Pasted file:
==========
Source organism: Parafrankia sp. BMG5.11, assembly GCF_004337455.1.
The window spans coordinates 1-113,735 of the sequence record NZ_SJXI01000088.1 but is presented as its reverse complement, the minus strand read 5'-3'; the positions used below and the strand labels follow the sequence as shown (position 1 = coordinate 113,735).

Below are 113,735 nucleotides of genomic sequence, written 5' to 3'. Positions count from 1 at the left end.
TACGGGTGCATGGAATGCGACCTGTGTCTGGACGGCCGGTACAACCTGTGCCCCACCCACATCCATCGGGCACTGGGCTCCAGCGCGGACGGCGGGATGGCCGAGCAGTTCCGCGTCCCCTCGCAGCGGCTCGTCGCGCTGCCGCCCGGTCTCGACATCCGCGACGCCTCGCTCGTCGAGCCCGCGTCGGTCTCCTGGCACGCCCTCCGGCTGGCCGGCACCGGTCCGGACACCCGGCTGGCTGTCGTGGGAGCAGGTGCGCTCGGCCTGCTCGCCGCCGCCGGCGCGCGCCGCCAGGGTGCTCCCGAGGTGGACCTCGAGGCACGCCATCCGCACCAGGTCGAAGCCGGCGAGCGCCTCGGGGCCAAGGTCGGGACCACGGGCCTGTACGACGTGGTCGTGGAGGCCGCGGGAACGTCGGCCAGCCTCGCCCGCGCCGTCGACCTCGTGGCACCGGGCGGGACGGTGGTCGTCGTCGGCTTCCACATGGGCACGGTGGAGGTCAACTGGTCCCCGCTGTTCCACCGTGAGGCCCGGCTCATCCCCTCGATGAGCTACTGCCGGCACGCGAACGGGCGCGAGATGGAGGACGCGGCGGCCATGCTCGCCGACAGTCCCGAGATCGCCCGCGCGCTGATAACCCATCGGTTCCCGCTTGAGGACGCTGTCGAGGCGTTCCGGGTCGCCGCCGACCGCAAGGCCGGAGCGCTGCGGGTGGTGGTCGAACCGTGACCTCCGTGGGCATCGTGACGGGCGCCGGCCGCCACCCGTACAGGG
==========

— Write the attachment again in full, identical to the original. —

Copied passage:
Source organism: Parafrankia sp. BMG5.11, assembly GCF_004337455.1.
The window spans coordinates 1-113,735 of the sequence record NZ_SJXI01000088.1 but is presented as its reverse complement, the minus strand read 5'-3'; the positions used below and the strand labels follow the sequence as shown (position 1 = coordinate 113,735).

Below are 113,735 nucleotides of genomic sequence, written 5' to 3'. Positions count from 1 at the left end.
TACGGGTGCATGGAATGCGACCTGTGTCTGGACGGCCGGTACAACCTGTGCCCCACCCACATCCATCGGGCACTGGGCTCCAGCGCGGACGGCGGGATGGCCGAGCAGTTCCGCGTCCCCTCGCAGCGGCTCGTCGCGCTGCCGCCCGGTCTCGACATCCGCGACGCCTCGCTCGTCGAGCCCGCGTCGGTCTCCTGGCACGCCCTCCGGCTGGCCGGCACCGGTCCGGACACCCGGCTGGCTGTCGTGGGAGCAGGTGCGCTCGGCCTGCTCGCCGCCGCCGGCGCGCGCCGCCAGGGTGCTCCCGAGGTGGACCTCGAGGCACGCCATCCGCACCAGGTCGAAGCCGGCGAGCGCCTCGGGGCCAAGGTCGGGACCACGGGCCTGTACGACGTGGTCGTGGAGGCCGCGGGAACGTCGGCCAGCCTCGCCCGCGCCGTCGACCTCGTGGCACCGGGCGGGACGGTGGTCGTCGTCGGCTTCCACATGGGCACGGTGGAGGTCAACTGGTCCCCGCTGTTCCACCGTGAGGCCCGGCTCATCCCCTCGATGAGCTACTGCCGGCACGCGAACGGGCGCGAGATGGAGGACGCGGCGGCCATGCTCGCCGACAGTCCCGAGATCGCCCGCGCGCTGATAACCCATCGGTTCCCGCTTGAGGACGCTGTCGAGGCGTTCCGGGTCGCCGCCGACCGCAAGGCCGGAGCGCTGCGGGTGGTGGTCGAACCGTGACCTCCGTGGGCATCGTGACGGGCGCCGGCCGCCACCCGTACAGGG